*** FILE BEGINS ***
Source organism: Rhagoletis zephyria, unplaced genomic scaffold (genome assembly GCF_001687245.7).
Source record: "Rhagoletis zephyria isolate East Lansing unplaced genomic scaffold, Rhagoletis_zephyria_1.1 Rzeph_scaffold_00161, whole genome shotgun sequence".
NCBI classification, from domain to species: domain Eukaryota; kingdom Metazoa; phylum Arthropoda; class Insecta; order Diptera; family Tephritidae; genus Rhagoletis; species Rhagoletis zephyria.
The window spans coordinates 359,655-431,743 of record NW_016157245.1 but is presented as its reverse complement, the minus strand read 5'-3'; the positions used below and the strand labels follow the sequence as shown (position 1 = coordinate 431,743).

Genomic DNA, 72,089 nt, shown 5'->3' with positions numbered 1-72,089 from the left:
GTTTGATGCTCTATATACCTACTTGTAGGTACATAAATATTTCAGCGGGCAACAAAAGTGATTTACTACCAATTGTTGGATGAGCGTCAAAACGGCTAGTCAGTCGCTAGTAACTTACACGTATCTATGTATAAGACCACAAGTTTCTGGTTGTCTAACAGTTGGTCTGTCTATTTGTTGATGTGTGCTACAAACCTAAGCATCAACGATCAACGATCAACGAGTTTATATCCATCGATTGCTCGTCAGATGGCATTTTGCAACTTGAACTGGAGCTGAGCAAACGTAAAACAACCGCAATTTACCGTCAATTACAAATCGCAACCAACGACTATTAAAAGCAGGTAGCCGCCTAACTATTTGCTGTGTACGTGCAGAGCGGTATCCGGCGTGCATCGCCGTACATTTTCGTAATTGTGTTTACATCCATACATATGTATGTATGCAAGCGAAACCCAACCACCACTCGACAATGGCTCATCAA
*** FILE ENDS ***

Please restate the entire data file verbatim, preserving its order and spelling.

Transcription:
Source organism: Rhagoletis zephyria, unplaced genomic scaffold (genome assembly GCF_001687245.7).
Source record: "Rhagoletis zephyria isolate East Lansing unplaced genomic scaffold, Rhagoletis_zephyria_1.1 Rzeph_scaffold_00161, whole genome shotgun sequence".
NCBI classification, from domain to species: domain Eukaryota; kingdom Metazoa; phylum Arthropoda; class Insecta; order Diptera; family Tephritidae; genus Rhagoletis; species Rhagoletis zephyria.
The window spans coordinates 359,655-431,743 of record NW_016157245.1 but is presented as its reverse complement, the minus strand read 5'-3'; the positions used below and the strand labels follow the sequence as shown (position 1 = coordinate 431,743).

Genomic DNA, 72,089 nt, shown 5'->3' with positions numbered 1-72,089 from the left:
GTTTGATGCTCTATATACCTACTTGTAGGTACATAAATATTTCAGCGGGCAACAAAAGTGATTTACTACCAATTGTTGGATGAGCGTCAAAACGGCTAGTCAGTCGCTAGTAACTTACACGTATCTATGTATAAGACCACAAGTTTCTGGTTGTCTAACAGTTGGTCTGTCTATTTGTTGATGTGTGCTACAAACCTAAGCATCAACGATCAACGATCAACGAGTTTATATCCATCGATTGCTCGTCAGATGGCATTTTGCAACTTGAACTGGAGCTGAGCAAACGTAAAACAACCGCAATTTACCGTCAATTACAAATCGCAACCAACGACTATTAAAAGCAGGTAGCCGCCTAACTATTTGCTGTGTACGTGCAGAGCGGTATCCGGCGTGCATCGCCGTACATTTTCGTAATTGTGTTTACATCCATACATATGTATGTATGCAAGCGAAACCCAACCACCACTCGACAATGGCTCATCAA